withstand a motion to dismiss." Weiss v. Willow Tree Civic
Ass'n., 467 F. Supp. 803, 811 (S.D.N.Y. 1979) (emphasis added).
Accordingly, since the allegations in the complaint are
insufficient to support a claim that Miller acted under color
of law or conspired with state officials, the motion to dismiss
Count III as to Miller is granted. In the event that discovery
should provide some particularized basis for a claim against
Miller, plaintiff will have ample opportunity to seek his
rejoinder as a defendant.
With regard to Schneider, the inquiry becomes more
complicated. Both strands of the test for stating a claim
under § 1983 — state action and deprivation of a federal right
— pose close questions not yet addressed in this circuit.
Ultimately, we conclude that although Schneider may have been
acting under color of law when he signed the complaint, that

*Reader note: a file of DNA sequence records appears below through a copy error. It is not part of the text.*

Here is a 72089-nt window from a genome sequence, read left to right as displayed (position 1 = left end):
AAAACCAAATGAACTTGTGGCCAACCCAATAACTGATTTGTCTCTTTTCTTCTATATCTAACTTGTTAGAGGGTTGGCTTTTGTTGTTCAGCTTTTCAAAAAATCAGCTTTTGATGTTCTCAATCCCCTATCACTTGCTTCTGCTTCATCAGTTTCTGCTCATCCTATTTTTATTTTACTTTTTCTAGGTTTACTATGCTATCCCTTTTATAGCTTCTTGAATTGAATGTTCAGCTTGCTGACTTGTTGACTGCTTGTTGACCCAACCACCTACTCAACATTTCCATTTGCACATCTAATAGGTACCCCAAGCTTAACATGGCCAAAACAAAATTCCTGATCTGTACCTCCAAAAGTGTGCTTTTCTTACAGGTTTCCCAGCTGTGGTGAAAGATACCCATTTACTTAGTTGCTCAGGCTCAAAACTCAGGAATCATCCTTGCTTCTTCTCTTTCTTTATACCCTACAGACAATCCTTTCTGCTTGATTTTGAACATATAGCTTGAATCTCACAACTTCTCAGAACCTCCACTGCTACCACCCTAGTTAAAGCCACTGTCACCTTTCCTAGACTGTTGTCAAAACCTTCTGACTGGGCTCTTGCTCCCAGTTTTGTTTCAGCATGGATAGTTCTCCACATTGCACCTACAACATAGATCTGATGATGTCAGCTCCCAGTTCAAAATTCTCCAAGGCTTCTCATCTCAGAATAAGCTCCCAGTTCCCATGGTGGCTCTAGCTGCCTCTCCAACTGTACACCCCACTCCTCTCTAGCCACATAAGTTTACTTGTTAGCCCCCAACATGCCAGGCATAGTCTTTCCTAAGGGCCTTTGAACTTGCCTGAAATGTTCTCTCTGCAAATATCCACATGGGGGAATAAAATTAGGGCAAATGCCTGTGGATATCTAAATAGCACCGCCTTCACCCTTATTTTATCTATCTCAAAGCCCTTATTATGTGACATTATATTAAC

act did not deprive Koch of a right secured by the Constitution
or laws of the United States.
"[A]cts committed by a police officer even while on duty and
in uniform are not under color of state law unless they are in
some way `related to the performance of police duties.'"
Brisco v. LaHue, supra, at 721 n. 4, quoting Johnson v.
Hackett, 284 F. Supp. 933, 937 (E.D.Pa. 1968). Undoubtedly,
private citizens and, indeed, individuals employed as police
officers, may sign complaints without there being any indicia
of state action. See Norton v. Liddel, supra, at 1379 (10th
Cir. 1980). In the circumstances presented here, however, we